Aldo de Moor is a research consultant dedicated to bridging the gap between research and practice in the field of Community Informatics.The founder of CommunitySense, Aldo was previously a Senior Researcher at the STARLab in Brussels, Belgium as well as an Assistant Professor at Tilburg University in the Netherlands. He has worked with a wide range of clients from domains as diverse as education, research, government, public libraries, business, and social innovation.
Aldo is also a Kumu ‘Kumu’. Kumu means roughly ‘Wise one’, ‘Guru’, ‘Sensei’ in Hawaiian. Kumu, the mapping platform, has a list of Kumu wizards available for consulting work using Kumu. These wizards are themselves called ‘Kumus’.
I interviewed Aldo early last summer and our conversation was so rich, I chose to split it up into several parts. Part 1 was about Participatory Community Network Mapping as Collective Sensemaking, Part 2 looked at what Participatory Community Network Mapping makes possible.
In this third post of the series, we’ll consider how power and mapping are intertwined, and the responsibilities that relationship imposes on map-makers.
Maps Represent, Create and Perpetuate Power
Whether from the power of ideas, the power that inheres in a representation, the power of images, the fundamental leveraging capacity of any tool, or the power in simplifying the complex – maps of all kinds are powerful, empowering, and frequently used as tools of dominance.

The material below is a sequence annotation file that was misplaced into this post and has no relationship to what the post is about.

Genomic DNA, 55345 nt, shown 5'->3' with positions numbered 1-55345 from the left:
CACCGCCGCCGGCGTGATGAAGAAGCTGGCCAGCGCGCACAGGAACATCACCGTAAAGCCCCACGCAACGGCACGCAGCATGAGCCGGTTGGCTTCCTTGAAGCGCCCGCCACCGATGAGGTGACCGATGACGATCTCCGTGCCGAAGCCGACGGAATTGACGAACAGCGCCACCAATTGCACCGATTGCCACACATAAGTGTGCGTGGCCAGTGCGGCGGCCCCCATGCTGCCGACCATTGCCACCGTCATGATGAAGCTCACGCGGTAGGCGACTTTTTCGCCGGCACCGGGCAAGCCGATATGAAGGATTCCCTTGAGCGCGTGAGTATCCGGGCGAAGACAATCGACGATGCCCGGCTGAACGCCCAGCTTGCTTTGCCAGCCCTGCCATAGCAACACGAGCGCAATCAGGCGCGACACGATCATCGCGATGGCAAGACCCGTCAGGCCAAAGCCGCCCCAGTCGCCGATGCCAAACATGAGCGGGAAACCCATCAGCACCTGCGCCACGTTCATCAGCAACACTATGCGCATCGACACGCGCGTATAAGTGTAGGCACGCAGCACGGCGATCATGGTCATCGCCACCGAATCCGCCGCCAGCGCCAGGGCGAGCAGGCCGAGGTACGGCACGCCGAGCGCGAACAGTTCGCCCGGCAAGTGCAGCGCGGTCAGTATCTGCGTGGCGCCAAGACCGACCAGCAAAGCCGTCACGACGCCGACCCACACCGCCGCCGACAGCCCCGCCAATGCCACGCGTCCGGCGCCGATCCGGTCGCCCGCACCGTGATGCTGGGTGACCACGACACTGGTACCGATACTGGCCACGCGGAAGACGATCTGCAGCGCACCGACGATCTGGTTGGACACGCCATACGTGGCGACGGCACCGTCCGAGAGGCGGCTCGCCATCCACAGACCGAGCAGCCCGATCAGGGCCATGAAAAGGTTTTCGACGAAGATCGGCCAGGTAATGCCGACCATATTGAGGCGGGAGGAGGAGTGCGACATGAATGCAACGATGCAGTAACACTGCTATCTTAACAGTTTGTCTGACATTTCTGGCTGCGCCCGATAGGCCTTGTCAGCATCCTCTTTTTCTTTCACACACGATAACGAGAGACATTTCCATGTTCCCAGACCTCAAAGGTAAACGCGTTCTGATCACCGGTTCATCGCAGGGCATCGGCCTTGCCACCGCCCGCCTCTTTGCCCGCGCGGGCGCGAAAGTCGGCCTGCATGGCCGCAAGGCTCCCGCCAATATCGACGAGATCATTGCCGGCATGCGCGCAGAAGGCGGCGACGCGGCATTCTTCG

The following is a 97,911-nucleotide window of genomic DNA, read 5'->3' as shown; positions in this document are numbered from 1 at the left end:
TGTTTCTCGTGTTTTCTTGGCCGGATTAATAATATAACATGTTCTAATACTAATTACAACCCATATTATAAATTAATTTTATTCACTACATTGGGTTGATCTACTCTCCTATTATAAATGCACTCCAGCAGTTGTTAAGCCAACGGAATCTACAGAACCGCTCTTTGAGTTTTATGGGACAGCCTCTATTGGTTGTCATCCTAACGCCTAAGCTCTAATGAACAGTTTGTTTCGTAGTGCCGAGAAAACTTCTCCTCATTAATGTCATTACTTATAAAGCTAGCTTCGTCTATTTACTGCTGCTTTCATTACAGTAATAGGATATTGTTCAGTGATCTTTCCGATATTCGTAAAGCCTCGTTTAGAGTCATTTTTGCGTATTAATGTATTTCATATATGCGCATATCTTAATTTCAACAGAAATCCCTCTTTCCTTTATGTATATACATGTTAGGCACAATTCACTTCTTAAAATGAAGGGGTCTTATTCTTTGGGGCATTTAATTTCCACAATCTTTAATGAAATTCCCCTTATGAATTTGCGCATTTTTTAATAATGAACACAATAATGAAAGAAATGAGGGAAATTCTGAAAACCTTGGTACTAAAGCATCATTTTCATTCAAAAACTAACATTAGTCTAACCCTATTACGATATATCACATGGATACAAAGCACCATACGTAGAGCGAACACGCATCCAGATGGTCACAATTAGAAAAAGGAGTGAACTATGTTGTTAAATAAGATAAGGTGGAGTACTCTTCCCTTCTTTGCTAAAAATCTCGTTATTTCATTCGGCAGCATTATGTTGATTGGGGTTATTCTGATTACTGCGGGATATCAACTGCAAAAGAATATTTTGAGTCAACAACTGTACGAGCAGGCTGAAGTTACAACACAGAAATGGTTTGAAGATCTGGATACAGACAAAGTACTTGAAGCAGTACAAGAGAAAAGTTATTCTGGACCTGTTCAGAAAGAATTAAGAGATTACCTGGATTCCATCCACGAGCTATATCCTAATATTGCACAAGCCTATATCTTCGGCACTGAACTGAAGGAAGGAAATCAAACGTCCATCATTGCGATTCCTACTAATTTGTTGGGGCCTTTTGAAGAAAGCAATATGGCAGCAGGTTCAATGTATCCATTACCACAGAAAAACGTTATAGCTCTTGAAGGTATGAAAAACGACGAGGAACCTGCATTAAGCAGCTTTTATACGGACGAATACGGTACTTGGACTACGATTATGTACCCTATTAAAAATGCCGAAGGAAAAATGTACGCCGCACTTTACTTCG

By Unknown – Pieced together from Biblioteca Estense, Modena, Italy, Public Domain, https://commons.wikimedia.org/w/index.php?curid=2328448
The Power Inherent in Organizational Network Analysis
I have to confess – when we first started network mapping, I had a strong aversion to doing the kinds of intra-organizational SNA that helped this field take root. I was still cleaning out the toxins of having worked too long in a mal-functioning hierarchy myself, and even though I thought network maps were totally cool, SNA in that context felt horridly extractive to me.
Sure, on the one hand, a network map could be used to build a meritocracy vs. having rewards & authority determined by homophily and brown-nosing. There are potential merits in a corporate context.
But putting myself in the shoes of those being mapped, it could easily feel like yet one more tool by which the market (‘the system’) ekes out yet another ounce of economic value from its human ‘resources’. A new kind of pressurized popularity contest, yet another set of criteria to be judged by (conscripting one’s peers into the judgment and pressure game). An organizational network map could be just another tool to force harder work in order not to be rolled over and plowed under – yet another new implement of unequal economic growth. Something I couldn’t tolerate being complicit in.